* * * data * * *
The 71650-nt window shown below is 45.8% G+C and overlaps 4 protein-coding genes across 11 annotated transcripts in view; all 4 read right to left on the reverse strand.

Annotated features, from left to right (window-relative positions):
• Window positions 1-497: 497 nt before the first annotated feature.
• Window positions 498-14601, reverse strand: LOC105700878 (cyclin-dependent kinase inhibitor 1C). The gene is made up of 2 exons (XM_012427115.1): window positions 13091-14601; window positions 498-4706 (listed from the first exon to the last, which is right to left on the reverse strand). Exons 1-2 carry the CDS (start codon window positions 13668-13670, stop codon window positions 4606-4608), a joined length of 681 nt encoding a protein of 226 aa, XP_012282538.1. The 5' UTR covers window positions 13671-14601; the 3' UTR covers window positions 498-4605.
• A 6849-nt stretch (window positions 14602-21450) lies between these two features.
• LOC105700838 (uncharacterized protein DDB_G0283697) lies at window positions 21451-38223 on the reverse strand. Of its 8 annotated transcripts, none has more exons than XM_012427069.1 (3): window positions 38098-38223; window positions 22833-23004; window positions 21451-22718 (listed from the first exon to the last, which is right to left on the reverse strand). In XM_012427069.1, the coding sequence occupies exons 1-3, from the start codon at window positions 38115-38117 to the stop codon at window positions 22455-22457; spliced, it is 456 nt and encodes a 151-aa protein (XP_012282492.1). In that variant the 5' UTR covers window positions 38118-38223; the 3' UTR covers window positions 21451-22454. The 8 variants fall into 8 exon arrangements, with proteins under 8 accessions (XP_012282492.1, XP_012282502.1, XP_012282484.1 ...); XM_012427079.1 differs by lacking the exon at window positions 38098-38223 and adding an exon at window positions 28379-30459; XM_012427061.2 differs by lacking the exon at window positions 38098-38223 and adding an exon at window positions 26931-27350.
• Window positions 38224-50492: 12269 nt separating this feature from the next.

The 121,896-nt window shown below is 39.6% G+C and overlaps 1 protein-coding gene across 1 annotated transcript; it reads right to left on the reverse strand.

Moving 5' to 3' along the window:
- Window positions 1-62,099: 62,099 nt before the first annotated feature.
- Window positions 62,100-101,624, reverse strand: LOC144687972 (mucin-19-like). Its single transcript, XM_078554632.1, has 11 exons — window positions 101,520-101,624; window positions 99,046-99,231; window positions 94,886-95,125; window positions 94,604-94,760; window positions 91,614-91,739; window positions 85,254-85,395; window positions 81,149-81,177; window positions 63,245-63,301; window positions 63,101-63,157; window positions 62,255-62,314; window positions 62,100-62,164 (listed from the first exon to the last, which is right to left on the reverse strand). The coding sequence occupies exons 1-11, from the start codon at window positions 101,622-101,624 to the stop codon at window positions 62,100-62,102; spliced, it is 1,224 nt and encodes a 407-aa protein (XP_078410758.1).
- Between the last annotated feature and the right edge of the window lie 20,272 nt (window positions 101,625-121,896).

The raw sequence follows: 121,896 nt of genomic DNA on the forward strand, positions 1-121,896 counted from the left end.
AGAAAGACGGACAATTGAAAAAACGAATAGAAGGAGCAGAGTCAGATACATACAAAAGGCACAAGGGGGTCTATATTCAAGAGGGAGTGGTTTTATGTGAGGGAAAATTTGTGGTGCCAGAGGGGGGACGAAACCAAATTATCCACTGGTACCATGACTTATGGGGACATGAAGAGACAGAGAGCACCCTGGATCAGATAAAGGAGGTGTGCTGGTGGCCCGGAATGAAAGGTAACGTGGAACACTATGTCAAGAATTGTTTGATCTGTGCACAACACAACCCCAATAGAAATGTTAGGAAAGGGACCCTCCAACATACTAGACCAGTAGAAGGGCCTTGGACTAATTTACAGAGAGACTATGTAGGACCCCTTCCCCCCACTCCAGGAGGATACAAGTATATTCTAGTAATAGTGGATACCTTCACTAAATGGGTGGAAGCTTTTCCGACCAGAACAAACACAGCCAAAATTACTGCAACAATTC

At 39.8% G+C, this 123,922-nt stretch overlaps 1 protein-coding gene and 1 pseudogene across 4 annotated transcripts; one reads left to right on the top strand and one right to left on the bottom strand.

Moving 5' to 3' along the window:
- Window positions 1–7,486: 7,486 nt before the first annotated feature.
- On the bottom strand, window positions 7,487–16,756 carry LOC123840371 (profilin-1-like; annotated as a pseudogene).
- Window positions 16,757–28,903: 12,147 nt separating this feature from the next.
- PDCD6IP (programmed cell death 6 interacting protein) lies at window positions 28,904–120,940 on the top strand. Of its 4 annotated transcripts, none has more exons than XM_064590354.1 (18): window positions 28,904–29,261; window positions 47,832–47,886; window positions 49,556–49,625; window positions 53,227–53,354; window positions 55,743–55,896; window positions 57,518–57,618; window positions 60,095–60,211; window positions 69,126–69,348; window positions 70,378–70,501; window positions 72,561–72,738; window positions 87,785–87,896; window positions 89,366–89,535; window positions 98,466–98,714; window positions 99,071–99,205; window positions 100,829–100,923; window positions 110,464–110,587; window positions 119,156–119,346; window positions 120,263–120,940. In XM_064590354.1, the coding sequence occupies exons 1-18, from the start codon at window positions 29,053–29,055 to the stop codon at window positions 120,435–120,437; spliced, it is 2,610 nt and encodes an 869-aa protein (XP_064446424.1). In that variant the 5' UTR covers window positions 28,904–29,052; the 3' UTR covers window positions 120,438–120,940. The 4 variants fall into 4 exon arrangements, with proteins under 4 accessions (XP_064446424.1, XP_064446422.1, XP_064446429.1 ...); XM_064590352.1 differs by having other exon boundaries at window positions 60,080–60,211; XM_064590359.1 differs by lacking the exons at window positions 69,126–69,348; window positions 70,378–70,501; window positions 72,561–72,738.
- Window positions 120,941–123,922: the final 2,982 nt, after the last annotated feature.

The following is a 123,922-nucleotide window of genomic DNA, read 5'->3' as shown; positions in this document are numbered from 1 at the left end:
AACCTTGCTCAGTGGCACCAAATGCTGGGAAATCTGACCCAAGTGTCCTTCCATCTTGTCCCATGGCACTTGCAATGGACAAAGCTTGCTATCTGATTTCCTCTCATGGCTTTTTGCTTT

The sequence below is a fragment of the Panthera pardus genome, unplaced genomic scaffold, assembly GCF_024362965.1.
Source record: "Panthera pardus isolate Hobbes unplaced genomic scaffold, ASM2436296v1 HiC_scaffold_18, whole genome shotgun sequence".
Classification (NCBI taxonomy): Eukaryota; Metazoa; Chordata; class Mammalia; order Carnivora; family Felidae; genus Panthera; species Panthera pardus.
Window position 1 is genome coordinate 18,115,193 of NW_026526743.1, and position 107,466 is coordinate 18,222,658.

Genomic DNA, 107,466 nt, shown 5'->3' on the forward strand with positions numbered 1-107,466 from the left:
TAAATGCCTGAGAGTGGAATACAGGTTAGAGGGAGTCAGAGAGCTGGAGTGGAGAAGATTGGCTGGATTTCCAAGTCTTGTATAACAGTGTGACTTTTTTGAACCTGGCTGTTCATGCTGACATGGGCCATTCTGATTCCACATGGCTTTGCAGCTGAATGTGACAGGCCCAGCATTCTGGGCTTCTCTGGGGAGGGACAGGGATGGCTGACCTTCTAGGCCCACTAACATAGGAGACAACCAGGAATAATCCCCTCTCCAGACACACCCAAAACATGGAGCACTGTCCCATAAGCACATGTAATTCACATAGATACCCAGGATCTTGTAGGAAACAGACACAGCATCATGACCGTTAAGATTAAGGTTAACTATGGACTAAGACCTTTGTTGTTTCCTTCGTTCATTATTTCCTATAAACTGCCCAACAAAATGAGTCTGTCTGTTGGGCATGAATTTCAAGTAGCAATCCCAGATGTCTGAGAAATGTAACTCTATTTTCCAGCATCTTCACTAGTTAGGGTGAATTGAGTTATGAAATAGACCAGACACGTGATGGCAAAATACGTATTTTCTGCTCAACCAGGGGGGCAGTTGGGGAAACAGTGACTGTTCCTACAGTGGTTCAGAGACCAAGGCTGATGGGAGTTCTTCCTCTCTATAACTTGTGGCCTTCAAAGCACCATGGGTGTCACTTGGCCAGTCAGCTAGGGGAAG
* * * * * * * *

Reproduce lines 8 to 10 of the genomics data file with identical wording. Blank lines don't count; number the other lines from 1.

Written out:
The 121,896-nt window shown below is 39.6% G+C and overlaps 1 protein-coding gene across 1 annotated transcript; it reads right to left on the reverse strand.

Moving 5' to 3' along the window:
- Window positions 1-62,099: 62,099 nt before the first annotated feature.